Walmart fires worker over how his seizures caused him to miss work in NC, lawsuit says
A man worked at Walmart for years before he started experiencing seizures beyond his control — ultimately costing him his job as a manager, a federal lawsuit filed in North Carolina said.
Walmart first hired him as a cashier at the store located along Town Drive in Raleigh in 2012, according to the lawsuit. He was repeatedly promoted over the next few years until April 2017, when he began having seizures needing medical treatment which caused lateness and absences, the lawsuit said.
To fully recover from a seizure, it could take him 45 minutes up to an entire day, as it made him lose consciousness, bite his tongue and lose control of his bowels, a complaint filed March 30 says.
Despite multiple doctor’s notes given to Walmart about the reason behind his absences – and requesting medical leave as an accommodation for his disability – he was ultimately demoted to a deli position and fired, according to the U.S. Equal Employment Opportunity Commission.
Now, the EEOC is suing Walmart, accusing it of disability discrimination in violation of the Americans With Disabilities Act by firing the employee, the agency announced in a March 30 news release.
“Employees with disabilities should be able to seek medical treatment without fear of losing their jobs,” Melinda C. Dugas, a regional attorney for the EEOC’s Charlotte District, said in a statement.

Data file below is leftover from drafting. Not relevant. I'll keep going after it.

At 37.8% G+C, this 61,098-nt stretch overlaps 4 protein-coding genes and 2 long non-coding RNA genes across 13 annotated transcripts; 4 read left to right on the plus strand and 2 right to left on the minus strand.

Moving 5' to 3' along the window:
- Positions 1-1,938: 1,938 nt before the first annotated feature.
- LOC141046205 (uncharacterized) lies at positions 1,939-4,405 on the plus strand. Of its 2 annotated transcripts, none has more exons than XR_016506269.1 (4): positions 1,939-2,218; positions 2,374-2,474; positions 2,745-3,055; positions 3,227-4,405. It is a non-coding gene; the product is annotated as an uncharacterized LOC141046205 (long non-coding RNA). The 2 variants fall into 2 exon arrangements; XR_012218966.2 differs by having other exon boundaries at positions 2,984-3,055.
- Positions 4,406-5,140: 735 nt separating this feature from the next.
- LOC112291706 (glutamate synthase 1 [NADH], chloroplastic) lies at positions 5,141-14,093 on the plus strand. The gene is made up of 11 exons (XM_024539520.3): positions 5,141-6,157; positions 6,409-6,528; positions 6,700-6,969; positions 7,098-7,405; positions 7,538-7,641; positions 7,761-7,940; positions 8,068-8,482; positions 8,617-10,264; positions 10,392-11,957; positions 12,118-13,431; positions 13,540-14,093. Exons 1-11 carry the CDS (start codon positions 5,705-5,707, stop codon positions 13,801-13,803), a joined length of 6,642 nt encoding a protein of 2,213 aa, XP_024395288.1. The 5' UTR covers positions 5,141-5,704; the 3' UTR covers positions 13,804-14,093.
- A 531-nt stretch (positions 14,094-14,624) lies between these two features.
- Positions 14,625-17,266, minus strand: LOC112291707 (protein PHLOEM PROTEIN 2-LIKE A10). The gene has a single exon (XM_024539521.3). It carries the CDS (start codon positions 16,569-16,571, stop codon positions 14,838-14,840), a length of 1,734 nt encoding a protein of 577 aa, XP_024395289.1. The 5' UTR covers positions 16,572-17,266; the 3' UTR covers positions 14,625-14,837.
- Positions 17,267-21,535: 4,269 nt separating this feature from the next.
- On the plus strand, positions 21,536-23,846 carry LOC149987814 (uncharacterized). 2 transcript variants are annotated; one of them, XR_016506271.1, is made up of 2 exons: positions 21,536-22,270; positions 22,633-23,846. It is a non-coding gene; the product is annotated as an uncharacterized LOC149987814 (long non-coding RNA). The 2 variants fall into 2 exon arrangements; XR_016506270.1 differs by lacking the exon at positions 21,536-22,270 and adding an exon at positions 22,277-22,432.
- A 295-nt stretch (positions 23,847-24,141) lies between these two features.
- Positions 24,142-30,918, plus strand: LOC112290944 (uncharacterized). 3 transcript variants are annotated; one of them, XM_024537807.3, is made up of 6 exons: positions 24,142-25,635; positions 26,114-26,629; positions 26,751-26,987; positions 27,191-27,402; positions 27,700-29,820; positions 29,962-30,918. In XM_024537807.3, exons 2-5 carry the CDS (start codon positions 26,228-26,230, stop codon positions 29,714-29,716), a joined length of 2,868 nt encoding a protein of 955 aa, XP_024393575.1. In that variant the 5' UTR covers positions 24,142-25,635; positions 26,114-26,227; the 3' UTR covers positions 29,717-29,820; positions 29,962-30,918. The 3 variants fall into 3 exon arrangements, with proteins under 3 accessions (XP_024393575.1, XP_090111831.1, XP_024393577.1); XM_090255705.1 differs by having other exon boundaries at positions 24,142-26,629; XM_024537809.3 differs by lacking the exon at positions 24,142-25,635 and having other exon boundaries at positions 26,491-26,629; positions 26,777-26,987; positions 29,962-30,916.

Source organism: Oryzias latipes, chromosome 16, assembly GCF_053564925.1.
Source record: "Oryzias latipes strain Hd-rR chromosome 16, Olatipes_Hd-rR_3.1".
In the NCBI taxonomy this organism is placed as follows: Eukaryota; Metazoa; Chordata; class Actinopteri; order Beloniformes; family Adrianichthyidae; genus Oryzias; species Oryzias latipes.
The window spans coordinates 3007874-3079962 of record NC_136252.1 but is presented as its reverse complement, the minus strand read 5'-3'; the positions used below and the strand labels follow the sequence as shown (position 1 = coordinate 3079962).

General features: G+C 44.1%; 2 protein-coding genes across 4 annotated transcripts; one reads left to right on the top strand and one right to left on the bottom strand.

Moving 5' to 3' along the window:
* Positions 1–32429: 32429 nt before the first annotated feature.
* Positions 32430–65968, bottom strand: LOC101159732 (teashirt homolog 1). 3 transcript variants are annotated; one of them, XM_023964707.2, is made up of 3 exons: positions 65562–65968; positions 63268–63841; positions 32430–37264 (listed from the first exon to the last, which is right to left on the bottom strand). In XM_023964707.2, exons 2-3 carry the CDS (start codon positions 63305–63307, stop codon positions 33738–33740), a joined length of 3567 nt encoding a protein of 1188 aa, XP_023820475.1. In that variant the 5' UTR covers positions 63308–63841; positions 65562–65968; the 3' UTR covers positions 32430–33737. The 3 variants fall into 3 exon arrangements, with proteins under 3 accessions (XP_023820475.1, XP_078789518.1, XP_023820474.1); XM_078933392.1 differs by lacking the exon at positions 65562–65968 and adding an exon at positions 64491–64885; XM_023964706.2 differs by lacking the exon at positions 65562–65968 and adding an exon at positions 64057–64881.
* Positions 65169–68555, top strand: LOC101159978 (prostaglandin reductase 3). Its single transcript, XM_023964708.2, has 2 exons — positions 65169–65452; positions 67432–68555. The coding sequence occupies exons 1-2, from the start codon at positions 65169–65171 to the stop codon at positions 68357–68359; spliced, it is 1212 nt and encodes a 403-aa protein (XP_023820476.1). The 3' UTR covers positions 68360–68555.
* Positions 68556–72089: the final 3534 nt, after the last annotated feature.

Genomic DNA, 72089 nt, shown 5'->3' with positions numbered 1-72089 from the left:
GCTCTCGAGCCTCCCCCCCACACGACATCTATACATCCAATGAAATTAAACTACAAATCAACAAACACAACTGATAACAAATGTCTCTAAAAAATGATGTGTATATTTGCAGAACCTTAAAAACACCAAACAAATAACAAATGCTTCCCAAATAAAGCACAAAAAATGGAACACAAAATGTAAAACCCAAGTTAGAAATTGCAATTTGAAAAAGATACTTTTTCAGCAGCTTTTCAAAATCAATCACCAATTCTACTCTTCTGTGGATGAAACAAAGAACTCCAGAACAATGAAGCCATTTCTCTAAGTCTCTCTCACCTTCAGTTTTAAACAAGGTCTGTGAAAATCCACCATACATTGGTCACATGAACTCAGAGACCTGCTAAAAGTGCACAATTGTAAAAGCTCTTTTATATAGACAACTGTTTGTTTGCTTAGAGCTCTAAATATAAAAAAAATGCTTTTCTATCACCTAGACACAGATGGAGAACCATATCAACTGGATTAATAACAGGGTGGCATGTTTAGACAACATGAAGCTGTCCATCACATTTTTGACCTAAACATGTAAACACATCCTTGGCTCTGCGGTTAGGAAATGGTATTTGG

Walmart is reviewing the complaint and plans to respond in court, Marci Burks, Walmart’s director of corporate affairs, told McClatchy News in a statement on March 31.
“We don’t tolerate discrimination of any kind and take allegations like this seriously,” Burks’ statement on behalf of the company said.
Employee’s seizure at Walmart sends him to emergency room
The employee was working at Walmart when a seizure sent him to the emergency room on July 25, 2017, the complaint says. He had returned to work that day after being absent due to a seizure requiring medical treatment the day before, according to the complaint.
Over the next few months, subsequent seizures caused him to miss work and his disability “intensified” by January 2018, the complaint says.
With his seizures being more frequent, the employee was demoted to a deli sales associate position due to his “disablity-related” absences, according to the complaint.
In June 2018, his co-worker, an assistant store manager, told him to “watch” his absences even though by this point he had requested a disability-related accommodation, the complaint says.
On Aug. 4, 2018, the employee arrived at work and was told he was fired, according to the complaint.
Although the employee explained “he had a disability, that his absences were due to his disability, and that he had requested a disability-related reasonable accommodation,” Walmart denied his requests for reasonable accommodations, the complaint says.
The EEOC first tried to reach a pre-litigation settlement with Walmart before filing the lawsuit, the agency said in the release.
It aims to recover back pay and compensatory damages for the former Walmart employee, according to the release.
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